C-Suite Agenda

Why Your Promotional Items Should be Industry-Specific

Promotional items are an effective tool to promote brand awareness, but choosing the wrong promotional items will have little to no effect if they’re destined for the trash. Items that aren’t useful won’t last long and what people consider useful depends on the industry.

Are your promo items related to your industry?

Effective promotional items are useful but also related to your industry. For example, promo items to give away at a mountain biking conference include branded helmets, bike shorts, reusable water bottles, and drawstring backpacks. Relevant promotional items for outdoors lovers include backpacks, sleeping bags, first-aid kits, multi-tools, and power banks for charging a phone. People can use these items and their usefulness ensures they’ll stick around for a while. Even if these items end up at the thrift store, they’ll still be seen.

What’s useful is relative to your event

Useful items aren’t necessarily perceived as useful. The topic of your event plays a role in determining the usefulness of your promo items. For instance, a keychain compass is inherently useful, but it’s not relevant to a manufacturing trade show. A large portion of your items might end up in the trash before people leave the event. Receiving random items at an event feels cheap, even if the items are good quality.

Your promo items represent your brand 

Branding a bunch of items with your company imagery or name will forever tie you to that product. Do you want your brand to be represented with a toothbrush? Unless you’re a dentist, you’re going to confuse people and/or cheapen your brand perception if people associate you with a toothbrush.

You’ve spent time, effort, and money to build a brand image that represents your company. Plastering your logo all over items that have nothing to do with your brand will backfire.

Treat promotional items as advertising space

Swag isn’t just swag. It’s permanent advertising – at least until the item ends up in the trash. Instead of advertising in a traditional space, you’re advertising on a physical item. The relevance of every item you advertise on matters. Promo items are advertisements first and free gifts second.

It’s crucial to advertise in relevant spaces. For example, sporting goods giant Big 5 wouldn’t advertise in a knitting magazine for obvious reasons. Some people who knit might be sporting enthusiasts, but it’s not guaranteed. Even if half of the magazine’s audience was into sports, people who read knitting magazines want to read knitting-related content. Sports-related content would feel out of place. The same is true for promo items.

Have you ever seen a Wells Fargo branded toothbrush and trial size toothpaste? Probably not. If those items do exist, they were probably made to bring attention to a cause like dental hygiene. Wells Fargo gives away all kinds of swag, but they seem to stay away from personal hygiene products probably because it’s a little too personal.

Before committing to any particular promo item, ask yourself the following questions:

  • If this product were a magazine, would I advertise my business inside?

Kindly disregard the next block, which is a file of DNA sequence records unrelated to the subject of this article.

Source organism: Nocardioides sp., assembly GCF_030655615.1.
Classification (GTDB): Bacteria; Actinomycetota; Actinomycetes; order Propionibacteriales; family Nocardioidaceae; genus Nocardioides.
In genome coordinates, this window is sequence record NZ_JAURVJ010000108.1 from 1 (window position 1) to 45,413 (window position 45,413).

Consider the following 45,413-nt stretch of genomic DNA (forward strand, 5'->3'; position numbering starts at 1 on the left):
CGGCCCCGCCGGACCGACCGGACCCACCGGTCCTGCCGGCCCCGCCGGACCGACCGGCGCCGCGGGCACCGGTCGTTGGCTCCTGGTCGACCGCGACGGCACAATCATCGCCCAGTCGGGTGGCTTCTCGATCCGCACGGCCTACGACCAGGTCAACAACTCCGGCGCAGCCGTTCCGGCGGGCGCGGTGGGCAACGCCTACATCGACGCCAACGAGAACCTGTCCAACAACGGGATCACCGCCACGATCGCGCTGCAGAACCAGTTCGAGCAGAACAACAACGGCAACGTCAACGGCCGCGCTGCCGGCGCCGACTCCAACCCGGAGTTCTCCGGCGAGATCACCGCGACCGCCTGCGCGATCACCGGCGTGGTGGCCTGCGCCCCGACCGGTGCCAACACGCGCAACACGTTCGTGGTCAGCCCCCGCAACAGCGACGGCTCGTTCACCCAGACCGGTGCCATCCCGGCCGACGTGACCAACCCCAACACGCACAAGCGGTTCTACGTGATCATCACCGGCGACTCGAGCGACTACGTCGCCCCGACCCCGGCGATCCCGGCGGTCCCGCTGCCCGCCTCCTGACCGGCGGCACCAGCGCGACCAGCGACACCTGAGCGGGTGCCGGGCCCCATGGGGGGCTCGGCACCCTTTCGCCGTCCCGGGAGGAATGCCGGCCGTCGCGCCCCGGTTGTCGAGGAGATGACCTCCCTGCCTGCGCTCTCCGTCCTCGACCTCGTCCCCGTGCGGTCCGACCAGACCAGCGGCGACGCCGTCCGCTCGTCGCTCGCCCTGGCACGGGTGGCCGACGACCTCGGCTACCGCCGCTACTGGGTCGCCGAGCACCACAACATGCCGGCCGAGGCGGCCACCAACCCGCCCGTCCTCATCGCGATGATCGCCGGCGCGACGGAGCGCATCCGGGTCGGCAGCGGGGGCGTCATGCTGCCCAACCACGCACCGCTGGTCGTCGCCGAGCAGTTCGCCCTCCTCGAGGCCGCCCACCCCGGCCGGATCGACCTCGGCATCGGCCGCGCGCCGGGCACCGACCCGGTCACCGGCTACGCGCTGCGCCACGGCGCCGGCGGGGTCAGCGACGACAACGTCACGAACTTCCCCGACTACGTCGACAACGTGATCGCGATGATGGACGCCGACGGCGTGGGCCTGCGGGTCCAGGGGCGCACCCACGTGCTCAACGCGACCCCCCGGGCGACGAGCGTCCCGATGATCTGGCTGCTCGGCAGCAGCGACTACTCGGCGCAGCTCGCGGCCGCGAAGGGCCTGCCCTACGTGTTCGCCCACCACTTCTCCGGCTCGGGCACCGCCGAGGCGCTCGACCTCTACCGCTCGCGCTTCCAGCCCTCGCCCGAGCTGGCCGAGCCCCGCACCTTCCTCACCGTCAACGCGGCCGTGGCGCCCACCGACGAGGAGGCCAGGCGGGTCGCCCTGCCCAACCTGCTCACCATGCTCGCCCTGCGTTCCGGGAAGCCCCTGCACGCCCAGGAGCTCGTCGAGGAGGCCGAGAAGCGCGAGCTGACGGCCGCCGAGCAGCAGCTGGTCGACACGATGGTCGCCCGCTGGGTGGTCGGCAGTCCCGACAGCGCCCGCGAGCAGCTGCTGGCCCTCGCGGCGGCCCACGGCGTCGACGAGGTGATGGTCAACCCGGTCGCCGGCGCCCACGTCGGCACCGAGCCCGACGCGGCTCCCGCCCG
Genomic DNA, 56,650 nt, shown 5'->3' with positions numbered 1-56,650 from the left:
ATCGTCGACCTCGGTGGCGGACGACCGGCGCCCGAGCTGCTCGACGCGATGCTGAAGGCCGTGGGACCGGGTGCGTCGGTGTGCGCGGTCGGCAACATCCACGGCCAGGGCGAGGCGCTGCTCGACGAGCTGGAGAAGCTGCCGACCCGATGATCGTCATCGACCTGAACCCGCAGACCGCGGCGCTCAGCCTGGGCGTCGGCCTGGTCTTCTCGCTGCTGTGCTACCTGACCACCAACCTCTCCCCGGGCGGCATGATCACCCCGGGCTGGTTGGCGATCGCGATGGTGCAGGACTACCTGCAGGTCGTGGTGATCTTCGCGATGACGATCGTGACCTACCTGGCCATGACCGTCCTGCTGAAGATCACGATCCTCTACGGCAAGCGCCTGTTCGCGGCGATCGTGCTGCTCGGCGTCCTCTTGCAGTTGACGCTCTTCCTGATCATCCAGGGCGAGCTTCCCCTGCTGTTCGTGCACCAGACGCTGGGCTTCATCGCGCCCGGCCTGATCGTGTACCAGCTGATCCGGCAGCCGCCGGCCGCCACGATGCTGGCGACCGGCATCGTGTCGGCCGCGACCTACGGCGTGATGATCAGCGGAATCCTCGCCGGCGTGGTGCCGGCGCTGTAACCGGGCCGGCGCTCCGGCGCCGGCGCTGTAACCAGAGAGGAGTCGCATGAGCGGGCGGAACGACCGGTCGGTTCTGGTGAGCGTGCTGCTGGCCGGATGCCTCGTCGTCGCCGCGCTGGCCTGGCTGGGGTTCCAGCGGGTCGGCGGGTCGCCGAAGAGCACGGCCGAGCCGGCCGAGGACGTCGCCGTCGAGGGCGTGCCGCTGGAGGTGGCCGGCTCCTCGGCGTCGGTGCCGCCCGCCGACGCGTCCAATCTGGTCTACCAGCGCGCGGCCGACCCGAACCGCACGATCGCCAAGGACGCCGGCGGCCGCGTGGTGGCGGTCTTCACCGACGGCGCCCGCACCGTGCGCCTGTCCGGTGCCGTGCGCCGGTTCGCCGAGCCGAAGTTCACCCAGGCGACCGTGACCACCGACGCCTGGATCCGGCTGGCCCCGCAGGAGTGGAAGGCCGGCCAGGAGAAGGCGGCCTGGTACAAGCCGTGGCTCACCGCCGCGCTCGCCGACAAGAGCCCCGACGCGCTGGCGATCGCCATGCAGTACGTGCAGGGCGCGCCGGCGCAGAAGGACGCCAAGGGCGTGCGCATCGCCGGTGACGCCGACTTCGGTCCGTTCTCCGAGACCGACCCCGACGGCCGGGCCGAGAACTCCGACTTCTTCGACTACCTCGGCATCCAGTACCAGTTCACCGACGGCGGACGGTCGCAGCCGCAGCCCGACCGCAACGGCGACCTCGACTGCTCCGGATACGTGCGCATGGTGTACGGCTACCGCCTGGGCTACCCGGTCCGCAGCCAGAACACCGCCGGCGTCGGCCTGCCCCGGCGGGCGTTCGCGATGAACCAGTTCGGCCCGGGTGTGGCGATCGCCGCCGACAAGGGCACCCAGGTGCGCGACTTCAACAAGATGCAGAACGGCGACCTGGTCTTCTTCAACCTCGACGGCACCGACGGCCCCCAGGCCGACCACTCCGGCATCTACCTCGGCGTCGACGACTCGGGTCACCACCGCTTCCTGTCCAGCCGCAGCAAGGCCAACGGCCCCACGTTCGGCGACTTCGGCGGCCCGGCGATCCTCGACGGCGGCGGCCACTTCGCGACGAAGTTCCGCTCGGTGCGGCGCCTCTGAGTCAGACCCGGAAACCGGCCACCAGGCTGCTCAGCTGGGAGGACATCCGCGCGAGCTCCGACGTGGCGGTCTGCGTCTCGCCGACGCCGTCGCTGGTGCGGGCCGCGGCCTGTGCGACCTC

• Is this product designed for my target market?

If the answers is no to either question, it’s not the right product.

Your promo items should be a match to your target market

It’s not enough to use promo items related to your industry. Go one step further and use items that are specifically made for your target market. For instance, fidget spinners would be a great choice for a computer geek conference because they’re designed for stress relief. Fidget spinners are great promo items for people in any industry prone to stress. There’s a wide market for fidget spinners, which now make up 17% of all daily toy sales.

Going back to the example of outdoor promo products mentioned earlier, those items work because they’re an exact match to the target market. People who love the outdoors are the market for sleeping bags, first-aid kits, and backpacks.

Make your promo items work for you

Next time you shop around for promotional items to give away, go for products related to your industry and event. Target your market with the products you give away. Keep your promo items working for you instead of misrepresenting your brand or allowing them to disappear into a landfill.

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Emma London

Emma London

Associate Editor
Emma London is the Associate Editor at CEOWORLD magazine. She covers lists, rankings, economy, geopolitics, global banking, fintech, digitization of money, and the future of finance for CEOWORLD magazine. She’s also a member of the Board of Directors at the Global Business Policy Institute. Prior to that, Emma was the ultra-high net worth (UHNW) valuations subject matter expert at CEOWORLD magazine, mentoring research teams in valuations’ techniques, and was involved in product development for ultra high net worth (UHNW) and high net worth (HNW) dossier creation, currently heading research operations at the Global Business Policy Institute. She can be reached on email emma-london@ceoworld.biz. You can follow her on Twitter at @ceoworld.